In such cases, the deep learning method proves to be particularly effective. This approach works well, for example, when examining cast-metal workpieces, where similar tasks have to be performed as in the case of battery cells. Deep learning comes from the field of artificial intelligence and is based on artificial neural networks (ANN), which are modeled on the human brain. What neurons or nerve cells are to biology, interconnected mathematical functions that calculate a certain output depending on the input are to the digital world. The application of such a network in CT-based defect detection delivers very accurate results and does so in a very short time. The network needs something like a memory for this, i.e., it has to be “trained” with defect data.
But where does this data come from? There are basically two ways to generate it: Firstly, the simulation of artificial defect data based on the model of real defects. Special software is available for this purpose. The physical effects that occur during scanning can be imitated in this way. The result is an artificial but accurate pool of data. Secondly, the defect data can also be taken from real components. In this case the defects have to be detected manually. This approach requires a larger number of real objects. Which method is most suitable must be decided on a case-by-case basis. “If customers commission us to train an ANN, we will provide them with an algorithm that fits their problem exactly,” emphasizes Pascal Pinter. “If necessary, they should provide us with a certain number of battery cells, both intact and containing critical faults.”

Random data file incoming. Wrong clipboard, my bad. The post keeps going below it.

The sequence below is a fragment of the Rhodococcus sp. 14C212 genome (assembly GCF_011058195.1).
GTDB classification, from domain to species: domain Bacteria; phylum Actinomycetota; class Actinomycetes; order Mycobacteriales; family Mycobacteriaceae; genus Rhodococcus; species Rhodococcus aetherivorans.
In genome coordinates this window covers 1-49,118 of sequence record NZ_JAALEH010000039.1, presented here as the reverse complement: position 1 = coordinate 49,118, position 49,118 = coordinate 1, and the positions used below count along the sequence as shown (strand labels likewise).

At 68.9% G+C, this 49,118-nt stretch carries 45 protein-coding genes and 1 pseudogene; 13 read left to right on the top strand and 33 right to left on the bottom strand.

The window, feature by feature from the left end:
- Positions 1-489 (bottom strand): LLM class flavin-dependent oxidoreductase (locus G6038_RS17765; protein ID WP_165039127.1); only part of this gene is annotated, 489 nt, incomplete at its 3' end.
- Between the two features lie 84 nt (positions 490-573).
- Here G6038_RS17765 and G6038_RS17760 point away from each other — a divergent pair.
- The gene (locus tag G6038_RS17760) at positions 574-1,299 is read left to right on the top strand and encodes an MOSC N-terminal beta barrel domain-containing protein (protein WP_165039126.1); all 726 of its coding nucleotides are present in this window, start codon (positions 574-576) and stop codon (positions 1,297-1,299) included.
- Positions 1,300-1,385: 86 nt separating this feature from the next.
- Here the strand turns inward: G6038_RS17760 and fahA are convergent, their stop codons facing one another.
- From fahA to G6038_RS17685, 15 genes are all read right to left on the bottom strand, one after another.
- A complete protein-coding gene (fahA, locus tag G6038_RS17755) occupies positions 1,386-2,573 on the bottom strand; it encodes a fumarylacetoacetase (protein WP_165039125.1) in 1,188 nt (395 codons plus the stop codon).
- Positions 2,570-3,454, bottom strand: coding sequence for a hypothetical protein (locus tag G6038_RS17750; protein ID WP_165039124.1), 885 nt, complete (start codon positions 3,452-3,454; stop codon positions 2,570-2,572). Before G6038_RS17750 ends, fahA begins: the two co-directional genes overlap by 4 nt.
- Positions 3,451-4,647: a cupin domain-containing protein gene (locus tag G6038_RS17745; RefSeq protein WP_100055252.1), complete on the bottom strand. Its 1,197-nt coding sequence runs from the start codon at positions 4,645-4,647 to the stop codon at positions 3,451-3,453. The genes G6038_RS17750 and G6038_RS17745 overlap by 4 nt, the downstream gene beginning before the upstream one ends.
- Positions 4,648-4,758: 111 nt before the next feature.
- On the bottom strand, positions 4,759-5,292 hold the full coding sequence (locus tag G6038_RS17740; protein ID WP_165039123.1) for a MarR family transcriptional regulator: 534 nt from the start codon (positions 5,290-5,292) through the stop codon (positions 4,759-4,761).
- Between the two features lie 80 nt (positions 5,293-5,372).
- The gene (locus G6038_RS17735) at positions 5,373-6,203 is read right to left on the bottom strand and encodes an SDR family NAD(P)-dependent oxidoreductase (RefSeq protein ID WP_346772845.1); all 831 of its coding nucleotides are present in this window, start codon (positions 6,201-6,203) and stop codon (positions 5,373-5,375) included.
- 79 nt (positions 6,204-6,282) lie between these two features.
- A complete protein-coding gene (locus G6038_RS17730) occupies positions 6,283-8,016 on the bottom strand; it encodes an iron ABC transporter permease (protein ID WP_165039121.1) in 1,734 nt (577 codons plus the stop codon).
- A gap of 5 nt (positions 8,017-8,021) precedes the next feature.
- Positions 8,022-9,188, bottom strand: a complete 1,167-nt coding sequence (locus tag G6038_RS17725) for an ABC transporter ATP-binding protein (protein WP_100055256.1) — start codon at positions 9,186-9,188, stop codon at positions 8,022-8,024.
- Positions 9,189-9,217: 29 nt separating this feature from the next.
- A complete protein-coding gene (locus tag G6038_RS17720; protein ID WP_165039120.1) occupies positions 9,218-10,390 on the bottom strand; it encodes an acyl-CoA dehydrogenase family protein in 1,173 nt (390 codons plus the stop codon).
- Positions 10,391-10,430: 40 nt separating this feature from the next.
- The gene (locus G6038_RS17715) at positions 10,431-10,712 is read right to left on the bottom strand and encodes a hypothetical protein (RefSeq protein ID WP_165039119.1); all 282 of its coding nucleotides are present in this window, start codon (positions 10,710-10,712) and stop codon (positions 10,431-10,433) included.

When the trained ANN is applied, the irregularities in the real scans are compared with the defect data “in memory.” The ANN then identifies similarities. It reliably answers the question of what a defect voxel is and what is not. An advantage for series-part inspection: The method is also very accurate at lower resolutions, as they occur in the case of shorter scan times and could also allow inline inspection of battery cells in the long term.
Richard Laepple, freelance journalist, Tübingen, Germany